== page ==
Found His Father at Age 29
Ólafur Rowell never felt Scandinavian, despite having an Icelandic mother and a Swedish father. He was interviewed by Morgunblaðið journalist Guðrún Egilsdóttir.
Ólafur was born in Iceland in 1983 to a young mother, who had spent the previous summer in Germany at a summer school. During her stay, she had met a young man from Ecuador, whose name was Francisco Cucalon. After he completed his studies and returned to Ecuador, the young woman began a relationship with a Swedish man, by the name of Magnus Rowell.
After her stay in Germany, the young woman went to Iceland to live with her grandmother. Her parents lived in the US. She soon found out she was pregnant and was convinced Magnus was the father. When told of the pregnancy, he, however, showed no interest in shouldering the responsibility of fatherhood.
Ólafur, therefore, grew up with his mother and his great-grandmother. Once his grandparents returned from the US, they, too, took part in his upbringing.
It was after his great-grandma’s death that a letter was found by a relative among her belongings. It was a love letter from a man, studying at the time in Chicago, whose name was Francisco. Enclosed with the letter was a photo of a man, about 20 years old. “When I first saw it, I felt I was looking at myself at that age,” Ólafur states, “His complexion was darker than mine, but otherwise, I thought we looked alike.” That’s when he understood why he never felt Scandinavian. He tans quickly and has brown eyes.
The back of the envelope included a return address, which Ólafur and his female relative discovered was near a university in Illinois. On the university’s website, the relative found Francisco’s account, written after graduation, about his stay at the university. In it, he stated he would now return to Ecuador to cofound a company, which he named, with his father.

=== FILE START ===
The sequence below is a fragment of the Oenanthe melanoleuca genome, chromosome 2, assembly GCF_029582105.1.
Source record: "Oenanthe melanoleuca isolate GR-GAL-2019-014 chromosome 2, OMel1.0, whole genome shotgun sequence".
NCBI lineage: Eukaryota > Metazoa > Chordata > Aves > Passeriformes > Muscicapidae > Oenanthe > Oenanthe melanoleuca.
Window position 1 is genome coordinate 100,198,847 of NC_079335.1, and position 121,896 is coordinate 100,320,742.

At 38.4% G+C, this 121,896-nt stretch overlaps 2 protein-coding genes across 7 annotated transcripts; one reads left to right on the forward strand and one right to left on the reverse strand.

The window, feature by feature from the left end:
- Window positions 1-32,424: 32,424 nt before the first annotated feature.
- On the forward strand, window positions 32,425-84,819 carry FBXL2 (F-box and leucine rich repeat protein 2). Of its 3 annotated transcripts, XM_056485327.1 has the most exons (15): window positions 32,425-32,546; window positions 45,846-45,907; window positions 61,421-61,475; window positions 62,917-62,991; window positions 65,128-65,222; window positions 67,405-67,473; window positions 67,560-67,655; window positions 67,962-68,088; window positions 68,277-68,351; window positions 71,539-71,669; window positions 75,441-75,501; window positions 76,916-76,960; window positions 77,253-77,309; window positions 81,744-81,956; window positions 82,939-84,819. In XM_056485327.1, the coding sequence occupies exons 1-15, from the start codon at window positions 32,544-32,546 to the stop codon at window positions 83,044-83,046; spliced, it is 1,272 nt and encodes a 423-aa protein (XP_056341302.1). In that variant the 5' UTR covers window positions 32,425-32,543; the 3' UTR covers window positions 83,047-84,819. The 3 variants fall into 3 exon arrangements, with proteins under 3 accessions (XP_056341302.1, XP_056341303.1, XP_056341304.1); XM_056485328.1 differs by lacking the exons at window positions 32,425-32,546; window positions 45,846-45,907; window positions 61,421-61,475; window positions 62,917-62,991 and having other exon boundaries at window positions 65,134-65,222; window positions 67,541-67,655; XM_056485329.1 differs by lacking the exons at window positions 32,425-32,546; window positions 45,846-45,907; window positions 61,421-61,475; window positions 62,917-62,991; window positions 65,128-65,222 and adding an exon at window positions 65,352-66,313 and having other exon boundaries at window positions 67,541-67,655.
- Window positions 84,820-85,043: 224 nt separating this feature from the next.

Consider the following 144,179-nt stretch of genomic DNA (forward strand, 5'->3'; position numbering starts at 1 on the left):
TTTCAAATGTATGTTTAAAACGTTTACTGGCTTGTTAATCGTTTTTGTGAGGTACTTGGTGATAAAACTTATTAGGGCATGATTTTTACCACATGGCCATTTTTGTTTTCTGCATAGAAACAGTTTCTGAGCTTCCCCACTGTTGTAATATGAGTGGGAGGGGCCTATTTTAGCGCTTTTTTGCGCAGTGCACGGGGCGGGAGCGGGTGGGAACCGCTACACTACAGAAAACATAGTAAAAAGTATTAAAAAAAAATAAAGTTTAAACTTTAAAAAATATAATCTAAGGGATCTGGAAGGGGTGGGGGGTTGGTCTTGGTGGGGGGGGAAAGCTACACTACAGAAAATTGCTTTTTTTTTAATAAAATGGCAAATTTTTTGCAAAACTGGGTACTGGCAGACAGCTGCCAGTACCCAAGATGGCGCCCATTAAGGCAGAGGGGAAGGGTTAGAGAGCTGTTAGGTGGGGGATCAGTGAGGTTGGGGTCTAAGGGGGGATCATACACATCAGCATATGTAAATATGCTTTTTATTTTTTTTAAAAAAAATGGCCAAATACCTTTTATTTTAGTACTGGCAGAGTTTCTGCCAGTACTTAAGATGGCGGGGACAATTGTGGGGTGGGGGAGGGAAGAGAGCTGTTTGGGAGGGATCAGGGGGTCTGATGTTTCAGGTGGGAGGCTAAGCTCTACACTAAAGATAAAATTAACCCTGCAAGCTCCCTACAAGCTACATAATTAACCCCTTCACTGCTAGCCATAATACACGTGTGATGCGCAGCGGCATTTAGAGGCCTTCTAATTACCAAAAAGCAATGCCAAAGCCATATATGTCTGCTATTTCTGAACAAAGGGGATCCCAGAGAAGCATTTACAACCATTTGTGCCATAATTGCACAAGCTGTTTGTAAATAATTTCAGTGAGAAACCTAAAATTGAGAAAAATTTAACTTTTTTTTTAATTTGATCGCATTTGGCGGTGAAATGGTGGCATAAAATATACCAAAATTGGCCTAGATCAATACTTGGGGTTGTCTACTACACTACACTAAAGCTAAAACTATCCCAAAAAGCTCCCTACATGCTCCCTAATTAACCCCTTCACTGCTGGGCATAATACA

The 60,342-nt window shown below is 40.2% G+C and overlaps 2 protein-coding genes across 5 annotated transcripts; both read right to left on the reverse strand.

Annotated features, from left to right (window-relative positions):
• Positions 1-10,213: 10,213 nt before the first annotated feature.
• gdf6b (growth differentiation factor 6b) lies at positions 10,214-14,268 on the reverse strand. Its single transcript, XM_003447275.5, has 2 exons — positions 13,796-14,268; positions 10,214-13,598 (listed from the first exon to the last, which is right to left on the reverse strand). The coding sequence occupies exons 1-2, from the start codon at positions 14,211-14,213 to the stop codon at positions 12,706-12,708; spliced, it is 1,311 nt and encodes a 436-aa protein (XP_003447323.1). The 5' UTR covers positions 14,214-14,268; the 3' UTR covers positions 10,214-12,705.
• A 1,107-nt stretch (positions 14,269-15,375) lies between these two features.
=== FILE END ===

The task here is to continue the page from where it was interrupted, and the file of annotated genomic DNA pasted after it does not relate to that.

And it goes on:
Ólafur, with his Ecuadorian family in Chicago, 2014. From left: Francisco, Ricardo, Sofia, Ólafur and Diego. Photo/Contributed
The relative then contacted the company by email to ask if Francisco Cucalon worked there, which was answered in the affirmative. She then wrote to ask whether he had met an Icelandic woman in Germany in 1982. Francisco responded the following day that he had indeed. Then the relative told him he very likely had a son in Iceland. “The news came as a bit of a shock,” Ólafur states, “because he thought he only had three children, all of them in Ecuador, for whom he had cared well.”
Ólafur and Francisco began corresponding by email in 2012, when Ólafur was 29. Francisco suggested he stop in Iceland on his way to Europe, so the two could have a DNA test done. Ólafur agreed, and he describes the feeling of finally meeting Francisco as seeing an old friend. The test revealed a 99.999 percent likelihood of the two being related, which is the highest possible likelihood.
The following year, Ólafur visited Ecuador, where he traveled with his father. He felt entirely at home. He has since met all three siblings and other relatives, and visited his father in Miami, Chicago and London. His father, who was going through a divorce when first contacted by Ólafur’s relative, has now remarried, and he and his second wife have a daughter.
Ólafur states he couldn’t have wished for a better father. He wouldn’t mind moving to Ecuador.